Being short on money is no excuse for having a junk food diet that makes you, or your kids, fat. I keep hearing this excuse, and surprisingly, it’s usually offered up by people other than the fat kids or fat adults at issue. For instance, when TLC airs one of those “Half Ton Dad” stories, posting boards soon fill up with critical comments, but there’s always a few naïve people who point out that eating healthy is expensive; that healthy foods cost a lot; that junk food is much cheaper.
So let me understand this: It’s cheaper for the “Half Ton Dad” to eat 30,000 calories a day of junk food, than it would be for him to eat 2,500 calories a day of healthy food? Or, to put it another way, it’s cheaper for a single mother to feed her fat children 4,000 calories a day each of sugary junky and fried foods, than it is to feed each child 1,800 calories a day of healthy food? Please tell me you’re joking.
Too many people believe that America’s obesity problem is in part caused by the cheapness of a junk food diet, versus the expense of a healthy diet. This wrong way of thinking is very evident on posting boards for “Half Ton Dad” types of shows, plus breaking news stories about some 300 pound 9-year-old whose single mother is a checker at Wal Mart.
If indeed it’s true that the child obesity problem in America is fueled by parents not having the money for healthy foods, and that morbid obesity in adults is often caused by these adults being unable to afford a healthy way of eating, then perhaps we can draw some interesting conclusions:
1. Very few obese people in America earn good incomes.
2. Most trim people in America are wealthy.
3. The percentage of poor people today in America is dramatically higher than 50 years ago.
Of course, these conclusions are invalid. Pointing out that junk food is cheaper than healthy food as a cause for obese children and obese adults shows complete lack of common sense and knowledge, especially when you consider that a lot of junk food is quite pricey.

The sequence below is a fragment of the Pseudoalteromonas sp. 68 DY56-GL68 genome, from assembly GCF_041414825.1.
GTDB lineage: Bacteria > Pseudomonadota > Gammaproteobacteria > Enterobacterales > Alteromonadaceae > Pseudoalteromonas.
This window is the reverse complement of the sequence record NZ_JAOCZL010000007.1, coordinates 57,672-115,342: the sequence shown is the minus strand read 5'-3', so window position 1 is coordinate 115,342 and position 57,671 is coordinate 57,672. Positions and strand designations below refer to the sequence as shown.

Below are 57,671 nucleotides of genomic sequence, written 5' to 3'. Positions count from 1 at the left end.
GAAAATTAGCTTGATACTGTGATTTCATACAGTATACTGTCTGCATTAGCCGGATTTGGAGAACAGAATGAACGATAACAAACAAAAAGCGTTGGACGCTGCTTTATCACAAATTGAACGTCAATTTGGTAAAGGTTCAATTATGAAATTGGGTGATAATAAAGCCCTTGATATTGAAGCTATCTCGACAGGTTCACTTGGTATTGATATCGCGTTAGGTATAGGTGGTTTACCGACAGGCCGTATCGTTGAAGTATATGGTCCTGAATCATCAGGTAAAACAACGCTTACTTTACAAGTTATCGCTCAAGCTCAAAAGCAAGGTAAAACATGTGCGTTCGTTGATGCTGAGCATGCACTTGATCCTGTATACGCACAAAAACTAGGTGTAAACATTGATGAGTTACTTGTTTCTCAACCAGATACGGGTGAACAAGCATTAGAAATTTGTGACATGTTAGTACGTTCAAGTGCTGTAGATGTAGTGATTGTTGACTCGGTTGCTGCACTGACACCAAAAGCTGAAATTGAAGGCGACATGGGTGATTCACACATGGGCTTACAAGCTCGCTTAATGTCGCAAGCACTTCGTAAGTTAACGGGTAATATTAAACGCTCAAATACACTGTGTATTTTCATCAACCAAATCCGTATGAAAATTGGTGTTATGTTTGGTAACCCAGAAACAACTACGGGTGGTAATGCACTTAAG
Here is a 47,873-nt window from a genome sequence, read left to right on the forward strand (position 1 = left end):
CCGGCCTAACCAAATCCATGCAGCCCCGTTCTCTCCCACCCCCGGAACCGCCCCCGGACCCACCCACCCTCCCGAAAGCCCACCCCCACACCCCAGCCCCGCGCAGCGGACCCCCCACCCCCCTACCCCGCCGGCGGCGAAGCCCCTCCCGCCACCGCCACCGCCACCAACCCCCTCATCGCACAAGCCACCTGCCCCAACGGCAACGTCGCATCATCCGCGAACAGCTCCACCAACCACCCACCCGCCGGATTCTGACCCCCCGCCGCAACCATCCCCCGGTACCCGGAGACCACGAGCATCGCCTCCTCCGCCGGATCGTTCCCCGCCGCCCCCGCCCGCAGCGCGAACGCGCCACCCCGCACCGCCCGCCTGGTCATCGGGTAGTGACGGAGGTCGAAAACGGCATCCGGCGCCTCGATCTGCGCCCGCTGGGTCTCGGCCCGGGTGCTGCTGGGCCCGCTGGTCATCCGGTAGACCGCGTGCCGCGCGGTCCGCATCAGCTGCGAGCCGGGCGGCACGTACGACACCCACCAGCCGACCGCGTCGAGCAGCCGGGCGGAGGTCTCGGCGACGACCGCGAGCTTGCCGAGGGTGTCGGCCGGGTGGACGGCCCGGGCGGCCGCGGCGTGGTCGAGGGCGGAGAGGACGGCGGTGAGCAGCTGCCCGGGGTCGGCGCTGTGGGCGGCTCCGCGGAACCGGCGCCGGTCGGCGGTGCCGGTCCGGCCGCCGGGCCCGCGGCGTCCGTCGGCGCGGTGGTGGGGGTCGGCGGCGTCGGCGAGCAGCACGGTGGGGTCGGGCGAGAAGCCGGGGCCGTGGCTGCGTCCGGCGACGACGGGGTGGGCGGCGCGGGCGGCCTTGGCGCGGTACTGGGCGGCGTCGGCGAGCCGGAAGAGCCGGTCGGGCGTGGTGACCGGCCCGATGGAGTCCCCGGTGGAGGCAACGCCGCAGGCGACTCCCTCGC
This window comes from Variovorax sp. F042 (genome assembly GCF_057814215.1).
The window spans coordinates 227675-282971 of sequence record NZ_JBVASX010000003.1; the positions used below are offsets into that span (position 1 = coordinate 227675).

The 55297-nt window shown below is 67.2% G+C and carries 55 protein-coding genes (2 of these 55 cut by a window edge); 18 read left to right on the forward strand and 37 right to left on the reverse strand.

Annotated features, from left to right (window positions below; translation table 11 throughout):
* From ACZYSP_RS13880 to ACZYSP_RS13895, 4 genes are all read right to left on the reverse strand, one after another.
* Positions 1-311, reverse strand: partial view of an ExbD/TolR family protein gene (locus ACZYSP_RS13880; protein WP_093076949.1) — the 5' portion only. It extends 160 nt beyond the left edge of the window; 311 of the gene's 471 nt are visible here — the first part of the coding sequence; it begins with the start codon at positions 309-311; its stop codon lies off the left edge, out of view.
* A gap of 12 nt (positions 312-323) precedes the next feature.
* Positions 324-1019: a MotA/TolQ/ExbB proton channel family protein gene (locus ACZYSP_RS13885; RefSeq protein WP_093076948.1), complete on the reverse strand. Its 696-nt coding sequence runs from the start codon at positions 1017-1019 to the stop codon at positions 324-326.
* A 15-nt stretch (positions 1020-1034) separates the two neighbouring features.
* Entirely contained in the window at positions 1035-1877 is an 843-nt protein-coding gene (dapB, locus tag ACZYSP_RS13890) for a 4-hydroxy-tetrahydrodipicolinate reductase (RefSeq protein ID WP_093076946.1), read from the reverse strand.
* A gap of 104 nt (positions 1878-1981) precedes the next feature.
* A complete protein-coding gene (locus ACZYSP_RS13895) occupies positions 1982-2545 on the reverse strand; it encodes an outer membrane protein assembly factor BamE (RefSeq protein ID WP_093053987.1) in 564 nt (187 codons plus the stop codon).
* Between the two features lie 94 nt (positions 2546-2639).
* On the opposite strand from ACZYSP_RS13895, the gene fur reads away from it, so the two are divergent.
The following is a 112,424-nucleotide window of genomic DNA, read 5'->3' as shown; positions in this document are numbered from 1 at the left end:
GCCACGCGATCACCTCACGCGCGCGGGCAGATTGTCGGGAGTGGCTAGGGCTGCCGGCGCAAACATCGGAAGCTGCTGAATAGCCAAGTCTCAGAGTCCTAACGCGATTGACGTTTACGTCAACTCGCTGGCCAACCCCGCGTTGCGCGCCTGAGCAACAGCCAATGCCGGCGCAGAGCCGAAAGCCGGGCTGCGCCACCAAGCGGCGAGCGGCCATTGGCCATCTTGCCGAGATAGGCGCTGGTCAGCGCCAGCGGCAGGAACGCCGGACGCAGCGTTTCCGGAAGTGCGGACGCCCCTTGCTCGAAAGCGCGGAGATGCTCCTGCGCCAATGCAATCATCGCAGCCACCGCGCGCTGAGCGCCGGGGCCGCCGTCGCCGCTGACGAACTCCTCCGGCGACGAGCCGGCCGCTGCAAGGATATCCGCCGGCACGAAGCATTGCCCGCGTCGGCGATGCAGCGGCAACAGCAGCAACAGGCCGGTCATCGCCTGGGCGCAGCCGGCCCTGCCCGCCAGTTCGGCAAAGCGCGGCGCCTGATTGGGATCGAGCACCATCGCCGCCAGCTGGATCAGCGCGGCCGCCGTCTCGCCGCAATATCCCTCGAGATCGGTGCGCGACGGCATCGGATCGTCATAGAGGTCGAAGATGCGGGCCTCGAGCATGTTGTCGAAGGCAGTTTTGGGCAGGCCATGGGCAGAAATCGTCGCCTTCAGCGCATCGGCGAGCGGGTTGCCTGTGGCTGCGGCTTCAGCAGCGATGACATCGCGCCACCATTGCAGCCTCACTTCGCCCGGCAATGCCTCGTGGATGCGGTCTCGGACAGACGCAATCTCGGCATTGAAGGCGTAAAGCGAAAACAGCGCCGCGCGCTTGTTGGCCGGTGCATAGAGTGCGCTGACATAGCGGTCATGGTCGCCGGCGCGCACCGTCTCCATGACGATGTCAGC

Though Little Debbie snacks are dirt cheap, check out the price of pastries at Starbucks. Though donuts at the local chain grocery store are cheap, cakes and pies in the frozen dessert section, not to mention Haagen-Dazs and Ben & Jerry’s ice cream, are pricey. And the price of candy bars has been going up for years, while the size of the candy has shrunk. Pretty soon, the York Peppermint Patty will be the size of a quarter.
On the other hand, many healthy or low-sugar foods are reasonably priced. There’s always a sale going on in the produce section of grocery stores. People just don’t want to look. The price of whole grain no-sugar-added cereal; yogurt; fruit juice concentrate; whole grain bread; etc., is competitive with that of fried, junky and sugary high calorie foods. Chain grocery stores always have great sales on frozen dinners: low-calorie foods comprised mostly of chicken, pasta and vegetables.
But of course, it’s a lot easier to pull up to the drive-thru and place an order for the cheeseburgers, fries and sodas, than to hunt for bargains at a supermarket. People who spend money on cigarettes and more shoes than they need will complain that health food is too expensive. Since when is a box of plain rice expensive? And it’s very cheap to flavor up the rice.
But when you get right down to it, the most expensive thing of all is disease.